What Does the Fed Delay Mean for Emerging Markets?
Last week, I chatted with Professor Jeremy Siegel, the author of “Stocks for the Long Run,” and Chia-Liang Lian, head of emerging markets debt at Western Asset Management, about their reactions to the Federal Reserve’s (Fed) decision to delay hiking interest rates and the implications for emerging markets (EM).
Reaction to the Fed
Professor Siegel pointed out that the Fed’s decision was a close call, but he was nonetheless disappointed by the outcome. He believes the markets already priced in one rate hike through the recent equity market correction, and the Fed missed an opportunity to capitalize on it. He also found the emphasis on “pressures from global events” as the reason to delay rather surprising and noted that the Fed rarely emphasizes such global issues, which explains the sharp rally in the bond markets after the meeting.
Siegel still believes the Fed will move before the end of the year and reminded us that the path, not the timing of the liftoff, is more important. Additionally, the new dot plots were revised much lower in recognition that the outlook for lower rates could be with us for some time. Siegel believes such anchored rates will continue to be supportive for equity markets, particularly in the fourth quarter of this year. He added that while the overall S&P 500 earnings picture for 2015 looks rather dismal, earnings outside the Energy sector have held up relatively well.
Impact of the Fed Decision on EM
Lian noted the Fed’s decision has been supportive of risky assets in EM, with sovereign bonds and local rates remaining firm. Additionally, the Fed’s dovish tilt lent short-term support to the broader EM assets. Looking into the future, the uncertainty surrounding the Fed’s liftoff will likely continue to linger and drive EM price action, but that is only one of a variety of factors the Western team is using to evaluate emerging market opportunities and risks.
Most Value in Local Currency Debt
Lian believes that the most appealing segment of emerging market debt today—when evaluating EM sovereign debt in dollars, corporate debt or local currency sovereign market—is the local currency sovereign market.
He believes local currencies have become very attractive and potentially mark entry levels today, but he also reminded us to be thoughtful in navigating market cycles and that valuation are not the only consideration.
Finding value in a schizophrenic market can be challenging. There are long-term considerations on fundamental fair value and shorter-term dynamics in investor flows and cyclical pressures that drive current performance in EM assets. In this market environment, Lian states that short-term factors can dominate over considerable periods.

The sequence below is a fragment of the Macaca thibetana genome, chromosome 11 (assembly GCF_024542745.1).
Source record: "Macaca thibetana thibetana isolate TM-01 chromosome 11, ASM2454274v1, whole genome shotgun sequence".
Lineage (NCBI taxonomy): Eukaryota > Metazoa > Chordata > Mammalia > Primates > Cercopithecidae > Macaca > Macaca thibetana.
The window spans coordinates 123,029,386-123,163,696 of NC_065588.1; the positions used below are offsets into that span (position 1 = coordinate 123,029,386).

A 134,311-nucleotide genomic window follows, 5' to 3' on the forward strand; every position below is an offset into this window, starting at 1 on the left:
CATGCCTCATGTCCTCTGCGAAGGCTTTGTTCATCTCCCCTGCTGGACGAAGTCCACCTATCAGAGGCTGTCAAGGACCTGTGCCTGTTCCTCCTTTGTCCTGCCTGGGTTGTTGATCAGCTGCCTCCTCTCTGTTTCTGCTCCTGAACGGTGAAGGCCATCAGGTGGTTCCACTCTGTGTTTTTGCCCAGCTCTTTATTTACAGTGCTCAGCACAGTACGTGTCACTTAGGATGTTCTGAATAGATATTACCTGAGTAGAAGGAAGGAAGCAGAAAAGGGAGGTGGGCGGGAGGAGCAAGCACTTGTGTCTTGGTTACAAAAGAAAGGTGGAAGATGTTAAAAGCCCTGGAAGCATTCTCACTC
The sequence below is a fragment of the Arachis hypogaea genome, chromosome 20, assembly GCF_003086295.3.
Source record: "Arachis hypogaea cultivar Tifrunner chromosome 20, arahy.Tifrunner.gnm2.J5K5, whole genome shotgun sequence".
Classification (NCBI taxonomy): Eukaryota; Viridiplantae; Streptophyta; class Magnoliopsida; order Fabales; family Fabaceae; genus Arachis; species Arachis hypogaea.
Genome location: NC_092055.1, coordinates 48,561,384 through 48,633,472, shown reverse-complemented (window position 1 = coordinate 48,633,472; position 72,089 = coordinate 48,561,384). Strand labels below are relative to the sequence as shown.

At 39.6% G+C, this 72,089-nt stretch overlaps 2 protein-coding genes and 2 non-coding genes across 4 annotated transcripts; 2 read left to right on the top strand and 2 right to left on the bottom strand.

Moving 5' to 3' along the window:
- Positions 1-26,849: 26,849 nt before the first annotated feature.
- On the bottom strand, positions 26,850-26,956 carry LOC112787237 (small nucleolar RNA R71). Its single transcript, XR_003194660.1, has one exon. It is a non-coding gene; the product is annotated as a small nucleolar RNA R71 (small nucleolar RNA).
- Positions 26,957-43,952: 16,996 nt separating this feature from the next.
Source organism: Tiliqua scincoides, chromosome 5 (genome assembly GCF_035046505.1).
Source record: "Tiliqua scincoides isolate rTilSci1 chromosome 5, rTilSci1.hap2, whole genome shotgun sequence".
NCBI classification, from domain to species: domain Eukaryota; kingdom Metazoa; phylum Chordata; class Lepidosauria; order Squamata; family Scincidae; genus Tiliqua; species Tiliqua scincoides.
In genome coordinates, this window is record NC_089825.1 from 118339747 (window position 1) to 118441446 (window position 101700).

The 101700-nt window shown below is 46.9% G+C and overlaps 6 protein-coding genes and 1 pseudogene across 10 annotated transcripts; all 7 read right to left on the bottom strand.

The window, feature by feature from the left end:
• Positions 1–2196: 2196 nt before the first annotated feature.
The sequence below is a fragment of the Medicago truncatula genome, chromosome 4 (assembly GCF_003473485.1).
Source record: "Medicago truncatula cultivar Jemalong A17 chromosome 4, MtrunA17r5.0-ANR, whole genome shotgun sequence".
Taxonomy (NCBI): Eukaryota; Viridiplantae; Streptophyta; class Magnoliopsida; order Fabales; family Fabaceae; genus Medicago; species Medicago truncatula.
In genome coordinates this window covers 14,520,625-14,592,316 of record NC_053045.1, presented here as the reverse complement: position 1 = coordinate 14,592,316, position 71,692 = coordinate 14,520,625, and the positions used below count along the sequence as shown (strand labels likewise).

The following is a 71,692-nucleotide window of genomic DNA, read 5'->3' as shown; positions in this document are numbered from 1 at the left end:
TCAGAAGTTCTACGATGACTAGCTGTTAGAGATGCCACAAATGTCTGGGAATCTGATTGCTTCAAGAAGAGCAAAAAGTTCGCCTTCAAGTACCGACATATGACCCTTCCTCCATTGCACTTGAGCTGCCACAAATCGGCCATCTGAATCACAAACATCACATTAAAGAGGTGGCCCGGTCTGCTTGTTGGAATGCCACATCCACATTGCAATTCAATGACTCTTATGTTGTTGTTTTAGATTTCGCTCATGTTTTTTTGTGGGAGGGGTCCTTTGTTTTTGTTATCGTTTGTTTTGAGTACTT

According to Lian, one way to think about emerging markets is the opportunity to extract yield. To the extent that interest rates in EM are higher than in most developed markets, EM currencies could add a lot of value.
Varied Opportunities in EM
Lian’s team continues to be constructive on Brazil despite the recent downgrade. Brazil has $370 billion in FX reserves and promising long-term prospects—for one, it is the seventh largest economy and has the fifth largest population in the world.1 However, the country faces some significant challenges where political gridlock and poor fiscal balances are concerned; this warrants continued monitoring.
Not all EM is built the same way. Lian believes in posturing toward a higher quality bias, while applying the theme of differentiation across EM. He favors countries with AA ratings such as China and South Korea (which recently received a ratings upgrade). In addition, he favors reformist countries that are migrating or have migrated toward investment-grade status, such as Mexico and the Philippines, where investors may be adequately compensated for the risk.
While investing in EM entails a bumpy ride, the region will most likely continue to maintain its dominance in global growth, and Lian calls for cautious portfolio allocations.
China Rebalancing and Can India Take Growth Reins?
The EM rally in the past 10 to 15 years has been largely driven by Chinese gross domestic product (GDP) growth. Shifting demographics have led Chinese policy makers to move their economic focus away from exports to more domestically driven sectors such as services. Lian firmly believes that Chinese policy makers have the necessary tools to maintain 6% growth into the future.
Lian is optimistic on India’s potential and believes that lower oil prices have been a boon to India by helping improve its fiscal and current account balances. But will India be able to plug the infrastructure demand gap caused by a slowing China? Lian believes it will take at least another 10 years for India to match China’s influence on the global economy.
Read the Conversations With Professor Siegel Series.
1Source: Bloomberg as of 8/31/15.
Important Risks Related to this Article
Investments in emerging, offshore or frontier markets are generally less liquid and less efficient than investments in developed markets and are subject to additional risks, such as risks of adverse governmental regulation and intervention or political developments.
Investments in currency involve additional special risks, such as credit risk and interest rate fluctuations.
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